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  1. ”The Unavoidable Interaction Between the Object and the Measuring Instruments”: Reality, Probability, and Nonlocality in Quantum Physics.Arkady Plotnitsky - forthcoming - Foundations of Physics:1-35.
    This article aims to contribute to the ongoing task of clarifying the relationships between reality, probability, and nonlocality in quantum physics. It is in part stimulated by Khrennikov’s argument, in several communications, for “eliminating the issue of quantum nonlocality” from the analysis of quantum entanglement. I argue, however, that the question may not be that of eliminating but instead that of further illuminating this issue, a task that can be pursued by relating quantum nonlocality to other key features of quantum (...)
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  • On the Ontological Assumptions of the Medical Model of Psychiatry: Philosophical Considerations and Pragmatic Tasks. [REVIEW]Tejas Patil & James Giordano - 2010 - Philosophy, Ethics, and Humanities in Medicine 5:3.
    A common theme in the contemporary medical model of psychiatry is that pathophysiological processes are centrally involved in the explanation, evaluation, and treatment of mental illnesses. Implied in this perspective is that clinical descriptors of these pathophysiological processes are sufficient to distinguish underlying etiologies. Psychiatric classification requires differentiation between what counts as normality (i.e.- order), and what counts as abnormality (i.e.- disorder). The distinction(s) between normality and pathology entail assumptions that are often deeply presupposed, manifesting themselves in statements about what (...)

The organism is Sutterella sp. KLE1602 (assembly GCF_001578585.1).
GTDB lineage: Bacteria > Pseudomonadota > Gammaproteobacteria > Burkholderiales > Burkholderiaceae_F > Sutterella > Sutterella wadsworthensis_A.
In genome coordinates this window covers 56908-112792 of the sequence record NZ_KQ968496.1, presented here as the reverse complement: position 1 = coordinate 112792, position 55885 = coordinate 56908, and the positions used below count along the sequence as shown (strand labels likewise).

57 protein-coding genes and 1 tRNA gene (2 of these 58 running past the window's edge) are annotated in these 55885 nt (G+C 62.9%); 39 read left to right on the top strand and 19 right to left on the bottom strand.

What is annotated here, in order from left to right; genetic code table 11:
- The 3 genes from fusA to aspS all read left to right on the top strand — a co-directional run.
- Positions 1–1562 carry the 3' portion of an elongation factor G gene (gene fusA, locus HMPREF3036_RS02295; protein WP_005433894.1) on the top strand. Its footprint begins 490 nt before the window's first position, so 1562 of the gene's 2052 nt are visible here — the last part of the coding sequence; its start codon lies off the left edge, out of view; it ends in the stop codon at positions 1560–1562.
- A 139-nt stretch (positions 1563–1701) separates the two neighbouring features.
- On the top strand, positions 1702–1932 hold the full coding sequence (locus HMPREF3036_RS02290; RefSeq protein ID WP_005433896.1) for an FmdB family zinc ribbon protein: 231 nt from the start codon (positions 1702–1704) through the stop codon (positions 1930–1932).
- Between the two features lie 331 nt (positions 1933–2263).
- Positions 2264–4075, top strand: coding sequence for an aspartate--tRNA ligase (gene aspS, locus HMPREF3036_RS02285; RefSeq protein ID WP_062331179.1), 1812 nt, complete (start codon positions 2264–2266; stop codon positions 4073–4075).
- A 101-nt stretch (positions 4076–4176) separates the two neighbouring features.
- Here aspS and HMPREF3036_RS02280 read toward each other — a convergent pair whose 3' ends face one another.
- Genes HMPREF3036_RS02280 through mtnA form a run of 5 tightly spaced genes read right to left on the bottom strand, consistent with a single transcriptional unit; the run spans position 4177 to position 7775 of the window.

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  • A Relic of a Bygone Age? Causation, Time Symmetry and the Directionality Argument.Matt Farr & Alexander Reutlinger - 2013 - Erkenntnis 78 (2):215-235.
    Bertrand Russell famously argued that causation is not part of the fundamental physical description of the world, describing the notion of cause as “a relic of a bygone age”. This paper assesses one of Russell’s arguments for this conclusion: the ‘Directionality Argument’, which holds that the time symmetry of fundamental physics is inconsistent with the time asymmetry of causation. We claim that the coherence and success of the Directionality Argument crucially depends on the proper interpretation of the ‘ time symmetry’ (...)
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  • Physical Causation and Difference-Making.Alyssa Ney - 2009 - British Journal for the Philosophy of Science 60 (4):737-764.